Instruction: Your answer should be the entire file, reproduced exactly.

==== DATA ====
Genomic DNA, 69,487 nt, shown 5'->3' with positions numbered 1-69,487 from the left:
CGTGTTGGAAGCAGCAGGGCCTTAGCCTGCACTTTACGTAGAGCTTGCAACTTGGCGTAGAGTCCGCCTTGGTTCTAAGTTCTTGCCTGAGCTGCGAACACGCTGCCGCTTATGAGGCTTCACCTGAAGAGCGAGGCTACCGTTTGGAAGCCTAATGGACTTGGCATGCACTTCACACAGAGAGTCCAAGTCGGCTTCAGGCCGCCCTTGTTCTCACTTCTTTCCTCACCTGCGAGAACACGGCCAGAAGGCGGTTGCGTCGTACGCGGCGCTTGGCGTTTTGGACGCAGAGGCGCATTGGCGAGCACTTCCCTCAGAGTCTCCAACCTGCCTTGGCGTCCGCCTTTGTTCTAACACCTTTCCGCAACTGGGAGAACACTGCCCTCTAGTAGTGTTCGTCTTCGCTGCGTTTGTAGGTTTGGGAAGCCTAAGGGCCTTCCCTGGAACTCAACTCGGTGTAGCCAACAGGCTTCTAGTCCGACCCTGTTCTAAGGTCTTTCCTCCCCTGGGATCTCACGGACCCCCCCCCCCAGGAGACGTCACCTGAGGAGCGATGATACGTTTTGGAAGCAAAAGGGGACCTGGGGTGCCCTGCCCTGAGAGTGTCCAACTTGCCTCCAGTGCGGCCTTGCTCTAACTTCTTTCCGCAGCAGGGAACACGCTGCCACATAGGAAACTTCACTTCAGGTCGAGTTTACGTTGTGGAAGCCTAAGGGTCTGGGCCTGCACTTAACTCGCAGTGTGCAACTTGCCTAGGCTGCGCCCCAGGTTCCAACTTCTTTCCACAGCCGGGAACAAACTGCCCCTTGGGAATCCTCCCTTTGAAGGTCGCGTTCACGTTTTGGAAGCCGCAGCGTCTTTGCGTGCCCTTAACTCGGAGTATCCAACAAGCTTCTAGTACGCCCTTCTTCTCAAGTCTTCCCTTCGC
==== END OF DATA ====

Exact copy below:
Genomic DNA, 69,487 nt, shown 5'->3' with positions numbered 1-69,487 from the left:
CGTGTTGGAAGCAGCAGGGCCTTAGCCTGCACTTTACGTAGAGCTTGCAACTTGGCGTAGAGTCCGCCTTGGTTCTAAGTTCTTGCCTGAGCTGCGAACACGCTGCCGCTTATGAGGCTTCACCTGAAGAGCGAGGCTACCGTTTGGAAGCCTAATGGACTTGGCATGCACTTCACACAGAGAGTCCAAGTCGGCTTCAGGCCGCCCTTGTTCTCACTTCTTTCCTCACCTGCGAGAACACGGCCAGAAGGCGGTTGCGTCGTACGCGGCGCTTGGCGTTTTGGACGCAGAGGCGCATTGGCGAGCACTTCCCTCAGAGTCTCCAACCTGCCTTGGCGTCCGCCTTTGTTCTAACACCTTTCCGCAACTGGGAGAACACTGCCCTCTAGTAGTGTTCGTCTTCGCTGCGTTTGTAGGTTTGGGAAGCCTAAGGGCCTTCCCTGGAACTCAACTCGGTGTAGCCAACAGGCTTCTAGTCCGACCCTGTTCTAAGGTCTTTCCTCCCCTGGGATCTCACGGACCCCCCCCCCCAGGAGACGTCACCTGAGGAGCGATGATACGTTTTGGAAGCAAAAGGGGACCTGGGGTGCCCTGCCCTGAGAGTGTCCAACTTGCCTCCAGTGCGGCCTTGCTCTAACTTCTTTCCGCAGCAGGGAACACGCTGCCACATAGGAAACTTCACTTCAGGTCGAGTTTACGTTGTGGAAGCCTAAGGGTCTGGGCCTGCACTTAACTCGCAGTGTGCAACTTGCCTAGGCTGCGCCCCAGGTTCCAACTTCTTTCCACAGCCGGGAACAAACTGCCCCTTGGGAATCCTCCCTTTGAAGGTCGCGTTCACGTTTTGGAAGCCGCAGCGTCTTTGCGTGCCCTTAACTCGGAGTATCCAACAAGCTTCTAGTACGCCCTTCTTCTCAAGTCTTCCCTTCGC